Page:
The relativist looks at the subject of religion, and says:
"A man's religion depends on his upbringing - a Christian would not be a Christian but for it, and the same goes for the Muslim, Jew, or Hindu. Had the Christian been brought up in a Muslim culture he would likely be a Muslim; had the Muslim been brought up in a Hindu culture he would likely be a Hindu. There is no reason to accept religion except for the cultural and social pressures to do so... there is no God, or at least none that we know of, "God" is just a concept we have created which exists solely in our minds."
Now, so far, it seems very likely that our relativist is talking sense - we may be inclined to agree with him, and we find that his explanation of religion is certainly simpler and therefore more initially plausible than that of the believer. After all, if there is a god, how would we know anyway? And would this be the Christian's god, the Muslim's, the Hindu's, or some other?
But now, if we accept the analogy of religious relativism with moral relativism, we get the most absurd conclusion. The relativist - the same relativist - might continue:
"I was brought up in a Christian culture, therefore I accept the Christian standards: I go to church on Sundays, I pray to the Lord before meal times, I give my tithe to the church, and I would never break the Ten Commandments or do anything contrary to the guidance contained in the Bible."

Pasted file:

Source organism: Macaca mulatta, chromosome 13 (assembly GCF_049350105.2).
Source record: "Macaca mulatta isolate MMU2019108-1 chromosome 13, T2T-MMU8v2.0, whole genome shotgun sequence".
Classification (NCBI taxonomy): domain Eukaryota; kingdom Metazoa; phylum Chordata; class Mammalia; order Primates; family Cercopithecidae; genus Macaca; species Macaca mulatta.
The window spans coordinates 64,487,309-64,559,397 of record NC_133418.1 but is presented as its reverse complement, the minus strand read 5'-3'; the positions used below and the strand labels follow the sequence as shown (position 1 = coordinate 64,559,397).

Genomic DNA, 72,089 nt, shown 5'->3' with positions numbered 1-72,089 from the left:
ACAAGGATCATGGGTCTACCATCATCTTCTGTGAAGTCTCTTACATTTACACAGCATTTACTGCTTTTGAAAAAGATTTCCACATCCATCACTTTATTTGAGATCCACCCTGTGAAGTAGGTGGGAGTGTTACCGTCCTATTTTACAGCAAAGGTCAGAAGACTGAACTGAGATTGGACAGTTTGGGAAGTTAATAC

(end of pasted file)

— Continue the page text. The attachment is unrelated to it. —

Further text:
The relativist would have to admit the above, provided he had been raised in a Christian culture, but, had he been raised as a Muslim or Hindu, he would have to make similar corresponding statements.
The question immediately presents itself - if the relativist does not accept that his religion is true, what grounds does he have for keeping it (as a guide to action)? Surely the fact that there are no grounds, except for a culturally-induced deception, would sensibly be taken as grounds for being (and acting as the) agnostic, or perhaps atheist, not a supporter of the locally-popular religion (whichever that happened to be)? And the same question must be asked of the moral relativist - if a moral law or standard is not true, or objectively valid, why on earth would someone (knowing this) accept it as suitable guidance by which to live their life? And religion is analogous to morality in the relevant respects - it is no matter that religious behaviour is generally inspired by a belief that the relativist does not share, for the same is also true of morality: common sense morality would have us believe that some acts (e.g. murder and rape) are objectively wrong, so if the relativist would refrain from murder and rape despite this refrain being usually based on a belief he does not share, he must also agree to behaviour inspired usually by a belief in god which he does not share.